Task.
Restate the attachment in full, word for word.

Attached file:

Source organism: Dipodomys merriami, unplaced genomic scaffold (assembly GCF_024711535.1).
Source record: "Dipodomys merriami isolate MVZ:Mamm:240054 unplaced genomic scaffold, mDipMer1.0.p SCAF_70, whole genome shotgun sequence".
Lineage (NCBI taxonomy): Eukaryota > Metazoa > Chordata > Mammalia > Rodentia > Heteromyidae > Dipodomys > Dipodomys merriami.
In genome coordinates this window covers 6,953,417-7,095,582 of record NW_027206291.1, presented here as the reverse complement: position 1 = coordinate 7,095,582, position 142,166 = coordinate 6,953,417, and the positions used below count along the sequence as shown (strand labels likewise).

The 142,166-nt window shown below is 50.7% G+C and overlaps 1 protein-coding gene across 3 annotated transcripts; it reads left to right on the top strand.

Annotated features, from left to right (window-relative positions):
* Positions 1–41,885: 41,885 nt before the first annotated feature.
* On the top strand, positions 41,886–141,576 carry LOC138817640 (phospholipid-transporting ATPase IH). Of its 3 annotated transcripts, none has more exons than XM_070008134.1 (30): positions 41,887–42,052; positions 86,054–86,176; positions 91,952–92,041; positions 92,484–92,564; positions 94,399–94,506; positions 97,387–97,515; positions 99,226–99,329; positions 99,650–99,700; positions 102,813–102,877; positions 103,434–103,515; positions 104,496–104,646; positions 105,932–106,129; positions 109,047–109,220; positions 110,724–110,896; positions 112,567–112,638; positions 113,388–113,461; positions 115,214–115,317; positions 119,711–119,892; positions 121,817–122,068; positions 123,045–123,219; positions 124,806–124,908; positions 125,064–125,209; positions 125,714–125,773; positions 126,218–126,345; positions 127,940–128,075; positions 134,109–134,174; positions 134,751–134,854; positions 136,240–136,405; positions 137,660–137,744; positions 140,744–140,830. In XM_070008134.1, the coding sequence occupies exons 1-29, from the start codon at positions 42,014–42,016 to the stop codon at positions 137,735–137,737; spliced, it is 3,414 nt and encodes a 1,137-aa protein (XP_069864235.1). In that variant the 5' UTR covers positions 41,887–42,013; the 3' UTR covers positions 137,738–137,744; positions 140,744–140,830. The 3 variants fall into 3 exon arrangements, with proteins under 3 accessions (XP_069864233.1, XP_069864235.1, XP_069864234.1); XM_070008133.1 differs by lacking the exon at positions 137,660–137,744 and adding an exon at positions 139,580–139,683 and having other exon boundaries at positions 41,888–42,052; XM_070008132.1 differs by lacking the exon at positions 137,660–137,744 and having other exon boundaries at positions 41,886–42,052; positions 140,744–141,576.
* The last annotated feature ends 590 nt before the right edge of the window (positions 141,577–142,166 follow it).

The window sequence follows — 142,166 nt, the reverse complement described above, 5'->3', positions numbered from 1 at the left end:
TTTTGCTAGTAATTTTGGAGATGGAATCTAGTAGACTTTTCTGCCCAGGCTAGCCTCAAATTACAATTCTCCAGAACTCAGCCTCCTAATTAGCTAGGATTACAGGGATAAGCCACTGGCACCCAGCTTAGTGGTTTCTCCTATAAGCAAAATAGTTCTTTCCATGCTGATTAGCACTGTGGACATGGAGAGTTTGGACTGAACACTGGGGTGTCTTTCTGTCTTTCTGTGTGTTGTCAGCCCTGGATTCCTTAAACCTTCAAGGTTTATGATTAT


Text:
Source organism: Dipodomys merriami, unplaced genomic scaffold (assembly GCF_024711535.1).
Source record: "Dipodomys merriami isolate MVZ:Mamm:240054 unplaced genomic scaffold, mDipMer1.0.p SCAF_70, whole genome shotgun sequence".
Lineage (NCBI taxonomy): Eukaryota > Metazoa > Chordata > Mammalia > Rodentia > Heteromyidae > Dipodomys > Dipodomys merriami.
In genome coordinates this window covers 6,953,417-7,095,582 of record NW_027206291.1, presented here as the reverse complement: position 1 = coordinate 7,095,582, position 142,166 = coordinate 6,953,417, and the positions used below count along the sequence as shown (strand labels likewise).

The 142,166-nt window shown below is 50.7% G+C and overlaps 1 protein-coding gene across 3 annotated transcripts; it reads left to right on the top strand.

Annotated features, from left to right (window-relative positions):
* Positions 1–41,885: 41,885 nt before the first annotated feature.
* On the top strand, positions 41,886–141,576 carry LOC138817640 (phospholipid-transporting ATPase IH). Of its 3 annotated transcripts, none has more exons than XM_070008134.1 (30): positions 41,887–42,052; positions 86,054–86,176; positions 91,952–92,041; positions 92,484–92,564; positions 94,399–94,506; positions 97,387–97,515; positions 99,226–99,329; positions 99,650–99,700; positions 102,813–102,877; positions 103,434–103,515; positions 104,496–104,646; positions 105,932–106,129; positions 109,047–109,220; positions 110,724–110,896; positions 112,567–112,638; positions 113,388–113,461; positions 115,214–115,317; positions 119,711–119,892; positions 121,817–122,068; positions 123,045–123,219; positions 124,806–124,908; positions 125,064–125,209; positions 125,714–125,773; positions 126,218–126,345; positions 127,940–128,075; positions 134,109–134,174; positions 134,751–134,854; positions 136,240–136,405; positions 137,660–137,744; positions 140,744–140,830. In XM_070008134.1, the coding sequence occupies exons 1-29, from the start codon at positions 42,014–42,016 to the stop codon at positions 137,735–137,737; spliced, it is 3,414 nt and encodes a 1,137-aa protein (XP_069864235.1). In that variant the 5' UTR covers positions 41,887–42,013; the 3' UTR covers positions 137,738–137,744; positions 140,744–140,830. The 3 variants fall into 3 exon arrangements, with proteins under 3 accessions (XP_069864233.1, XP_069864235.1, XP_069864234.1); XM_070008133.1 differs by lacking the exon at positions 137,660–137,744 and adding an exon at positions 139,580–139,683 and having other exon boundaries at positions 41,888–42,052; XM_070008132.1 differs by lacking the exon at positions 137,660–137,744 and having other exon boundaries at positions 41,886–42,052; positions 140,744–141,576.
* The last annotated feature ends 590 nt before the right edge of the window (positions 141,577–142,166 follow it).

The window sequence follows — 142,166 nt, the reverse complement described above, 5'->3', positions numbered from 1 at the left end:
TTTTGCTAGTAATTTTGGAGATGGAATCTAGTAGACTTTTCTGCCCAGGCTAGCCTCAAATTACAATTCTCCAGAACTCAGCCTCCTAATTAGCTAGGATTACAGGGATAAGCCACTGGCACCCAGCTTAGTGGTTTCTCCTATAAGCAAAATAGTTCTTTCCATGCTGATTAGCACTGTGGACATGGAGAGTTTGGACTGAACACTGGGGTGTCTTTCTGTCTTTCTGTGTGTTGTCAGCCCTGGATTCCTTAAACCTTCAAGGTTTATGATTAT